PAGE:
Biosafety Cabinet: Introduction, Development and Safety guidance

Biosafety cabinet: Introduction, development and safety


While appalling today, it was not long ago when a visitor would see mouth pipetting, smoking, and eating in the microbiology laboratory. Over the years, several key events have slowly but quite significantly changed the laboratory culture to promote safety.

Development of biosafety cabinet

Biosafety cabinet developed by Arnold G. Wedum, M.D., Ph.D., at the Army Biological Research Laboratory, Fort Detrick, Maryland, during the 1950s and 1960s set a standard for physical containment strategies and best practices to keep microbiologists from acquiring laboratory infections.

Wedum established these strategies while working with some of the world’s most deadly infectious agents being studied as part of the U.S. biological warfare program. The development of offensive biological weapons was terminated in 1970 by order of President Richard Nixon. Defensive counter measures continued to be studied at Fort Detrick, fostering numerous additional methods for the safe manipulation of microorganisms.

Biosafety cabinet

Later, the ground-breaking methods for manipulating DNA by Paul Berg in the 1970s sparked an international discussion about the possible hazards of recombinant DNA technology. The resulting Asilomar Conference on Recombinant DNA in 1975 set a requirement for the systematic evaluation of safe practices in the laboratory.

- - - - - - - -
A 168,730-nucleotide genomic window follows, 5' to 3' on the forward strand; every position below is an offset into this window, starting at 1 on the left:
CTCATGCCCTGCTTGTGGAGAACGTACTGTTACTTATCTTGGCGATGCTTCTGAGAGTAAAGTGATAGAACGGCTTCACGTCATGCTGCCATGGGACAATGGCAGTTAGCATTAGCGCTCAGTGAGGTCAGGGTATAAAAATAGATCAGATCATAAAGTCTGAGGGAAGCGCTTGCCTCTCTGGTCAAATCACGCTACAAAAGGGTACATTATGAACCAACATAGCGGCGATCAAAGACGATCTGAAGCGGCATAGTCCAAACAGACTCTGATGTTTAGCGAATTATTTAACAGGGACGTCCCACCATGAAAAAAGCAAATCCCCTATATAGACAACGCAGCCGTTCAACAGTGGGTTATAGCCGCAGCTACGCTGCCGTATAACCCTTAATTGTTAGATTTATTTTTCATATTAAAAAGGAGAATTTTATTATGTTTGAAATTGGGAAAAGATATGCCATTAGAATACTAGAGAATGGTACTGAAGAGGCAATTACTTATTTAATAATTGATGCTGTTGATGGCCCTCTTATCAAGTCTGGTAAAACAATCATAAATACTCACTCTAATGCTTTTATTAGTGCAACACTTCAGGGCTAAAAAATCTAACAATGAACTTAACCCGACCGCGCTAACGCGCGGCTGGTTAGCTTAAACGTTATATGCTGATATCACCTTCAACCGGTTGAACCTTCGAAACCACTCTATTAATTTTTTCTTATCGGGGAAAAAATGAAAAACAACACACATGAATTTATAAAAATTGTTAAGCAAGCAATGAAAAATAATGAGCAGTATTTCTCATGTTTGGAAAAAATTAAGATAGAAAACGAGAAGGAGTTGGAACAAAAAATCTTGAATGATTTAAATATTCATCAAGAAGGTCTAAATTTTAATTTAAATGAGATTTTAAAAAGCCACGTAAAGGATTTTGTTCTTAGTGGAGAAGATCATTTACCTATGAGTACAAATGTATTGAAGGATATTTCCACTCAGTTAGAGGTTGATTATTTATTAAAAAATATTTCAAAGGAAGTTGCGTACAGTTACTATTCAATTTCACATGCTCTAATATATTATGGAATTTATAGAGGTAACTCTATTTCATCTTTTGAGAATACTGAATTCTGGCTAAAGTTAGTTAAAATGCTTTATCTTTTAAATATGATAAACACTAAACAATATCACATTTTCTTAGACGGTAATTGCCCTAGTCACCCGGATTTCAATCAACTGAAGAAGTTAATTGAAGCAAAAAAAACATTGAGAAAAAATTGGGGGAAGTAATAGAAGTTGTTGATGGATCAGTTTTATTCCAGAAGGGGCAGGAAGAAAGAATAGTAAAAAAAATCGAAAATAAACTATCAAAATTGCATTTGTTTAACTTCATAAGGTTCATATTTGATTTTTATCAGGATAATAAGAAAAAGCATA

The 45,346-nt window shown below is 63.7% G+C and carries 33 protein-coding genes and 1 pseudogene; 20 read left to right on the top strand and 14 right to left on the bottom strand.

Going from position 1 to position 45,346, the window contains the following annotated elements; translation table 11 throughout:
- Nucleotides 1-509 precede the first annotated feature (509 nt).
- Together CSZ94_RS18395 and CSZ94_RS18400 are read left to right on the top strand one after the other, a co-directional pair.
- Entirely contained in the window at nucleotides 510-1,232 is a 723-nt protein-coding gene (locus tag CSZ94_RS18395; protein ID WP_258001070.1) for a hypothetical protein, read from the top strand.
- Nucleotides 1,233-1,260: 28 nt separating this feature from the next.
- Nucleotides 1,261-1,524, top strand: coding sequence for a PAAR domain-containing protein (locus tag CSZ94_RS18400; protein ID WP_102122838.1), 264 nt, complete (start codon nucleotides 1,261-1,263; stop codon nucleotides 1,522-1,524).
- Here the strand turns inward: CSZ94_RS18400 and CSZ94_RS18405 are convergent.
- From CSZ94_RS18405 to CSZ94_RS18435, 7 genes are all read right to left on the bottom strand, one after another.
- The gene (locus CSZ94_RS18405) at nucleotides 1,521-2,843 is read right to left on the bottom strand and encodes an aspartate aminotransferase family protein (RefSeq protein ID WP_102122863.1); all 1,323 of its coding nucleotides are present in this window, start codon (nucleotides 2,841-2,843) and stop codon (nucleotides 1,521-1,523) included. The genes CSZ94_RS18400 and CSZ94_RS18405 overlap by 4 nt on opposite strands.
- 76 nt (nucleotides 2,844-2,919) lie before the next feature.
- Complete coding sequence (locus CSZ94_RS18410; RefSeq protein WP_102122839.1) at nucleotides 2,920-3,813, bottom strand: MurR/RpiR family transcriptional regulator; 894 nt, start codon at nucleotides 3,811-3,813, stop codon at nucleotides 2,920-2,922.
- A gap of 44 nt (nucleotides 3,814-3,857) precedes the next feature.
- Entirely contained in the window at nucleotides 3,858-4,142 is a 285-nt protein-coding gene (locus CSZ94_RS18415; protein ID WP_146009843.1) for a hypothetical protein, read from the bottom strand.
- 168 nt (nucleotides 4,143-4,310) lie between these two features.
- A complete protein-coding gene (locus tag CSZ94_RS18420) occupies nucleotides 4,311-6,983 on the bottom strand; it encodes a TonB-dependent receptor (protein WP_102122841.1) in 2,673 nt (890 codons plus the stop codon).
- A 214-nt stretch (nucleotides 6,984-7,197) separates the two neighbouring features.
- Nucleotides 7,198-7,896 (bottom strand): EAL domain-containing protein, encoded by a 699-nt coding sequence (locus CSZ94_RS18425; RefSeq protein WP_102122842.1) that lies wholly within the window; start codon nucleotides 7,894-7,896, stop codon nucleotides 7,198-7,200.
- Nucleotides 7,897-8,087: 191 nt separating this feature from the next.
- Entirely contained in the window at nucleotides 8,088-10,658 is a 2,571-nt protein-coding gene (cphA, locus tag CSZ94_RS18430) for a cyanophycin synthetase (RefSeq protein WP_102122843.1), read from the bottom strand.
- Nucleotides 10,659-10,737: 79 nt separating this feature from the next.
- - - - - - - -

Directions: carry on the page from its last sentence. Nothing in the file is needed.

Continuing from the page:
The Need for Safety Guidance

Subsequently concern over standards needed to safely study cancer-causing viruses prompted the National Institutes of Health to establish criteria for ascending levels of physical containment and specific procedures to
prevent human contamination. It was 10 years later when these best methods and work practices were assembled into one “manual of biosafety guidance.”

This was published in 1984 as Biosafety in Microbiological and Biomedical Laboratories, or BMBL. The fifth and current edition of the BMBL was published in 2007 and updated in 2010. Importantly, the editors insightfully prefaced the fifth edition with the caveat that “the intent was and is to establish a voluntary code of practice, one that all members of a laboratory community will together embrace to safeguard themselves and their colleagues, and to protect the public health and environment.”

Guidelines to biosafety cabinet usage

To help prevent laboratory-acquired infections (LAIs), microbiologists today follow strict procedures, often called standard microbiological practices, based in the thoughtful work by Wedum, Berg, and countless others, and codified in the BMBL. In addition, some events have led to the formation of laws affecting how microbiologists think about and practice laboratory safety and security.

For example:

  1. The recognition that the human immunodeficiency virus (HIV) and other viruses were transmitted by blood led to the 1991 Blood borne Pathogens Act.
  2. The use of anthrax as a bioterrorism agent led to the Public Health Security and Bioterrorism Preparedness and Response Act of 2002.